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5 Things You Need to Know about ‘Fallout 76’ (If You’re Not A Gamer)

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The New River Gorge Bridge as seen in "Fallout 76." Photo: Bethesda Game Studios

If you live in West Virginia, chances are you’ve heard about “Fallout 76.”

The beta version of the video game from Bethesda Game Studios was released to a select group of players this week, but the full version— the first ever video game set in West Virginia— will be released to the general public next month.

Fallout 76 is expected to generate nearly $1 billion in sales in the first 24 hours of its release and introduce 20 million players from around the world to the beauty and history of West Virginia – and I predict this game will be popular for years to come.

But if you haven’t heard of it yet, here are 5 reasons why should you be excited about its upcoming release.

West Virginia’s state Capitol as depicted in “Fallout 76.” Photo: Bethesda Game Studios

1. It’s a sequel.

“Fallout 76” is the latest installment in a long line of “Fallout” games from Bethesda Game Studios, based in Rockville, Maryland. It is the 9th game since the first was released in 1997. The last installment, “Fallout 4,” sold nearly 15 million copies, most in the first 24 hours after the game was released. The franchise is incredibly popular and has a loyal following.

2. The game world is post-apocalyptic. 

In “Fallout,” a nuclear war occurs in the year 2077 and citizens all over the country enter bomb shelters, known as vaults, to survive. Each installment focuses on a different vault and the challenges faced by its inhabitants. The vault for “Fallout 76” is in West Virginia and appears to be the prototype vault. It opens just 25 years after the nuclear holocaust, making its inhabitants the first to explore the nuclear wasteland left behind.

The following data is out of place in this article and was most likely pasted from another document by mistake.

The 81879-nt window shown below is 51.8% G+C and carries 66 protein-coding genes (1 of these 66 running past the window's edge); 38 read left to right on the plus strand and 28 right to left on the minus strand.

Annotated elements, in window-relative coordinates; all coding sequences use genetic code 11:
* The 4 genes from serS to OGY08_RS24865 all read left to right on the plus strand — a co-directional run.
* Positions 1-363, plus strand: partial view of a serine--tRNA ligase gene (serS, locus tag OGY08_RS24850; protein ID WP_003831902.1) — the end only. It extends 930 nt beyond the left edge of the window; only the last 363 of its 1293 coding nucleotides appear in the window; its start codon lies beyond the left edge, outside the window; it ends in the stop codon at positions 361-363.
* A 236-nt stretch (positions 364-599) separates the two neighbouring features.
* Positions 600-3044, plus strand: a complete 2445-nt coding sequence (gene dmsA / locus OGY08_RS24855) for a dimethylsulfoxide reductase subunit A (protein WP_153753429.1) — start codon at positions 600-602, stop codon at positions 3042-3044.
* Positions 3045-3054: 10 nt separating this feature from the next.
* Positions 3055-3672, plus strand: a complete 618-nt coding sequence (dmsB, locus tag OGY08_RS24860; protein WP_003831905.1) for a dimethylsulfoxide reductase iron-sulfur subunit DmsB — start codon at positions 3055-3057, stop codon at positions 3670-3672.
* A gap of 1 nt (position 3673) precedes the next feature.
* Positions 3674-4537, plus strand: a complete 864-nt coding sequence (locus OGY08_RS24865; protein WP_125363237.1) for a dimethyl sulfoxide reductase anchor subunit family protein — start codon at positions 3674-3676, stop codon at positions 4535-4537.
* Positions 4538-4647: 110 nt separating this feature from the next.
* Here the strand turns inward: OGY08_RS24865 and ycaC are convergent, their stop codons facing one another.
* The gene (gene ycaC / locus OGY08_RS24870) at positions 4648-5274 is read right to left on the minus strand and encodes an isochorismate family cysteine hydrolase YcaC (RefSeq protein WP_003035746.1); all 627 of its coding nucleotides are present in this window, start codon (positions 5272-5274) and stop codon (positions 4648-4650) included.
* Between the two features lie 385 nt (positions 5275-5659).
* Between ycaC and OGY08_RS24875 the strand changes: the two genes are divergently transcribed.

3. This installment is a multiplayer open world. 

Previous installments of the game were single player, but “Fallout 76” will be an online multiplayer game where tens of millions of players will explore a virtual West Virginia together.

4. There are dozens of actual West Virginia locations recreated in the game.

Camden Park in Huntington, West Virginia, as depicted in “Fallout 76.” Photo: Bethesda Game Studios

Previous versions of “Fallout” have included real and fictional locations. Early map releases for “Fallout 76” identify dozens of real places in West Virginia, including Camden Park near Huntington, the historic Moundsville State Penitentiary, the New River Gorge Bridge and even Helvetia, an isolated West Virginia town of 59 people situated in the mountains that is known for maintaining the Swiss traditions of its founders. Even more locations, like the West Virginia state Capitol building, are available in the beta game released this week.

5. This is an opportunity.

Bethesda has given West Virginia a gift. “Fallout 76” is the first video game ever made to be set in West Virginia and millions of people will be playing it for years. This is a unique opportunity to share the beauty and quirks of our state with the entire world. The economic possibilities are huge—everything from advertising West Virginian artisans to planning tours for gamers who want to experience Wild & Wonderful West Virginia. There are massive opportunities to leverage this game into economic boosts for the state.